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The search is continuing for a Texas woman suspected in the fatal shooting of professional cyclist Anna Moriah Wilson in Austin. Authorities issued a murder warrant last week for 34-year-old Kaitlin Marie Armstrong. Wilson was a competitive gravel and mountain bike racer, and the 25-year-old Vermont native was in Austin for a cycling event at the time of her death. An affidavit says Wilson previously dated Armstrong's boyfriend and that Armstrong's SUV was seen on surveillance footage outside the home where Wilson was killed. Authorities say Armstrong last spoke with police on May 13. Her father, Michael Armstrong, told ABC’s “Good Morning America” that he doesn’t believe that his daughter could have killed Wilson.

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Police were searching Monday for a woman suspected in the fatal shooting of a professional cyclist at an Austin home. The body of 25-year-old Anna Moriah “Mo” Wilson was found on May 11. Austin police issued a murder warrant for 34-year-old Kaitlin Marie Armstrong last week. The warrant affidavit says there was a possible romantic triangle involving Armstrong, Wilson and another professional cyclist who had been Armstrong’s longtime boyfriend. That man is not a suspect. Wilson, whose family says she recently decided to move from San Francisco back to her Vermont roots, was in Austin for a race.

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Two University of Michigan researchers are putting the “pee” in peony. Rather, they’re putting pee on peonies. Environmental engineering professors Nancy Love and Krista Wigginton are regular visitors to the Ann Arbor school’s Nichols Arboretum, where they've been applying urine-based fertilizer to the heirloom peony beds ahead of the flowers’ annual spring bloom. It’s all part of an effort to educate the public about their research showing that applying fertilizer derived from nutrient-rich urine could have environmental and economic benefits. Love is co-author of a study published in the Environmental Science & Technology journal that found urine diversion and recycling led to significant reductions in greenhouse gas emissions and energy.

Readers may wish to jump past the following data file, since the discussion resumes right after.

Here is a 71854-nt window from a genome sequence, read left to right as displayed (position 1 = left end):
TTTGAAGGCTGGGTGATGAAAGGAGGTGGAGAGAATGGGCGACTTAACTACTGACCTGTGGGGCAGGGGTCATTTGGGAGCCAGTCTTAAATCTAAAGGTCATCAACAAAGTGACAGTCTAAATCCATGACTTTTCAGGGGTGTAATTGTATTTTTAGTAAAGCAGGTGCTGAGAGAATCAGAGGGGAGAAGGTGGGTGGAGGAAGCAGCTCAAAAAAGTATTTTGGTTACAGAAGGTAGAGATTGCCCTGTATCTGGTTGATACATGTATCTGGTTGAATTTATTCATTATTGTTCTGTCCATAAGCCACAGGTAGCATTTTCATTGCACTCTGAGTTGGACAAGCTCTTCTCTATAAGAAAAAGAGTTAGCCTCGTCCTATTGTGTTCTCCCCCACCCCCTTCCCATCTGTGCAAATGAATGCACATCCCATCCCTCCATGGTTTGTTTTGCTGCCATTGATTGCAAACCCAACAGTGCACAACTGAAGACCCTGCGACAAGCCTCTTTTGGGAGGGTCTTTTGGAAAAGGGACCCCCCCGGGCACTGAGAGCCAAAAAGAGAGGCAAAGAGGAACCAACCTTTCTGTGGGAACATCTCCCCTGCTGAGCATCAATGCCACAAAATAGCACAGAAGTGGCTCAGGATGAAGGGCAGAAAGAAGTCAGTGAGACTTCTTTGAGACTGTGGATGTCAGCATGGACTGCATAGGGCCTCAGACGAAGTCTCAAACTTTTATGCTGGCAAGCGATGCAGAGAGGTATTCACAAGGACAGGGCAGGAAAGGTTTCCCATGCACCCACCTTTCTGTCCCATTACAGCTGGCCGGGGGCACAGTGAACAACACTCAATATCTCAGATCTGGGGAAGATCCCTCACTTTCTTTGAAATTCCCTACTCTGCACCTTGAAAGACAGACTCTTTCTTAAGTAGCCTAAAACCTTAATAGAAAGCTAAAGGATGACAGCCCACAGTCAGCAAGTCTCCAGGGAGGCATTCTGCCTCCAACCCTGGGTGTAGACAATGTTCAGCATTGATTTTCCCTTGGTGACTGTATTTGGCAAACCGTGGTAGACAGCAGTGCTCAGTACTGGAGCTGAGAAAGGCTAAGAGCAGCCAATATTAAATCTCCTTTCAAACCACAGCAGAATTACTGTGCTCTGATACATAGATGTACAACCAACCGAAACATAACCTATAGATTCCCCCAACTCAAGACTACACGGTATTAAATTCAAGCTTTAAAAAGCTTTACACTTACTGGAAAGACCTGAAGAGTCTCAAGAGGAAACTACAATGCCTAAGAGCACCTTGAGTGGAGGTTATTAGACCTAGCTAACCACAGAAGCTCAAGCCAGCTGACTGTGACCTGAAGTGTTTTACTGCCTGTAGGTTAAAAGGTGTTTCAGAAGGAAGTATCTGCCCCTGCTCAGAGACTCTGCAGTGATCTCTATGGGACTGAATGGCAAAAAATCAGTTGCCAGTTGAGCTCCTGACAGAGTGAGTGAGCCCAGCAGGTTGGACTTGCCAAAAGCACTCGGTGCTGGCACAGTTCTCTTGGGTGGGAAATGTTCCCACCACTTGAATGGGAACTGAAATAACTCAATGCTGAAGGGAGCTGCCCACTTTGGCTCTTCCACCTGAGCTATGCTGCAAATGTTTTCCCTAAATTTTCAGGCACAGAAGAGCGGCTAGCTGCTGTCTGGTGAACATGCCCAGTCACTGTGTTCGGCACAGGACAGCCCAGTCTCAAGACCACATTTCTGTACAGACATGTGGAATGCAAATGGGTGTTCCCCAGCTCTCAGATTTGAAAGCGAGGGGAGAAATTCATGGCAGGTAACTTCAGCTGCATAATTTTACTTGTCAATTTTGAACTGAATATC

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Ankou, of the Ojibwe tribe, and his fiancée, Shayna Powless, a professional cyclist with ties to the Oneida Tribe of Indians of Wisconsin, are making a point to give back to their communities. In 2019, the couple founded the Dream Catcher Foundation, a 501c3 with a multifaceted approach to empowering Native American women and children.

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